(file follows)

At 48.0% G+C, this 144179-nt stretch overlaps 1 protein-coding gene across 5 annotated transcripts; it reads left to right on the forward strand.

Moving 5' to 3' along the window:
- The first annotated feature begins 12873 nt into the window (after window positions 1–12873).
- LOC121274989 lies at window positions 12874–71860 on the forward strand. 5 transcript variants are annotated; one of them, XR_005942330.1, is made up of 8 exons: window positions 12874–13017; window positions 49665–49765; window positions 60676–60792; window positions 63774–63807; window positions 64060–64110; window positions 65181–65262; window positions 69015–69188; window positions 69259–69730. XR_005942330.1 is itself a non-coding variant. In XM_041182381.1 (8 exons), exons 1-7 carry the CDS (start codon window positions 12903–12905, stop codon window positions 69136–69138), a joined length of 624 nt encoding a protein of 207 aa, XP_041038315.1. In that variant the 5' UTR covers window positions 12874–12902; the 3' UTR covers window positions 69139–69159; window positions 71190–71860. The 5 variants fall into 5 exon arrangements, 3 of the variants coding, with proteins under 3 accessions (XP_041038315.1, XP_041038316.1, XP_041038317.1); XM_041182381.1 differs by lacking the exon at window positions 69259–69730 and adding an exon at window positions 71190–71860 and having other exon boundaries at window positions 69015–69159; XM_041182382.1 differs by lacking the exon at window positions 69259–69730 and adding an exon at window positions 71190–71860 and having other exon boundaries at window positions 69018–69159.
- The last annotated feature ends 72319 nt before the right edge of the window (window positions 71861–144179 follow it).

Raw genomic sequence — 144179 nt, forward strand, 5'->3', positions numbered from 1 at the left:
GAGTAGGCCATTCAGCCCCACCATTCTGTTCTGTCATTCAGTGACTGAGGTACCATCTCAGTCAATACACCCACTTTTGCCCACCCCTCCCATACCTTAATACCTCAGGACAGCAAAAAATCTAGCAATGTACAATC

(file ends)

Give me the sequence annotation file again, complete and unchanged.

At 48.0% G+C, this 144179-nt stretch overlaps 1 protein-coding gene across 5 annotated transcripts; it reads left to right on the forward strand.

Moving 5' to 3' along the window:
- The first annotated feature begins 12873 nt into the window (after window positions 1–12873).
- LOC121274989 lies at window positions 12874–71860 on the forward strand. 5 transcript variants are annotated; one of them, XR_005942330.1, is made up of 8 exons: window positions 12874–13017; window positions 49665–49765; window positions 60676–60792; window positions 63774–63807; window positions 64060–64110; window positions 65181–65262; window positions 69015–69188; window positions 69259–69730. XR_005942330.1 is itself a non-coding variant. In XM_041182381.1 (8 exons), exons 1-7 carry the CDS (start codon window positions 12903–12905, stop codon window positions 69136–69138), a joined length of 624 nt encoding a protein of 207 aa, XP_041038315.1. In that variant the 5' UTR covers window positions 12874–12902; the 3' UTR covers window positions 69139–69159; window positions 71190–71860. The 5 variants fall into 5 exon arrangements, 3 of the variants coding, with proteins under 3 accessions (XP_041038315.1, XP_041038316.1, XP_041038317.1); XM_041182381.1 differs by lacking the exon at window positions 69259–69730 and adding an exon at window positions 71190–71860 and having other exon boundaries at window positions 69015–69159; XM_041182382.1 differs by lacking the exon at window positions 69259–69730 and adding an exon at window positions 71190–71860 and having other exon boundaries at window positions 69018–69159.
- The last annotated feature ends 72319 nt before the right edge of the window (window positions 71861–144179 follow it).

Raw genomic sequence — 144179 nt, forward strand, 5'->3', positions numbered from 1 at the left:
GAGTAGGCCATTCAGCCCCACCATTCTGTTCTGTCATTCAGTGACTGAGGTACCATCTCAGTCAATACACCCACTTTTGCCCACCCCTCCCATACCTTAATACCTCAGGACAGCAAAAAATCTAGCAATGTACAATC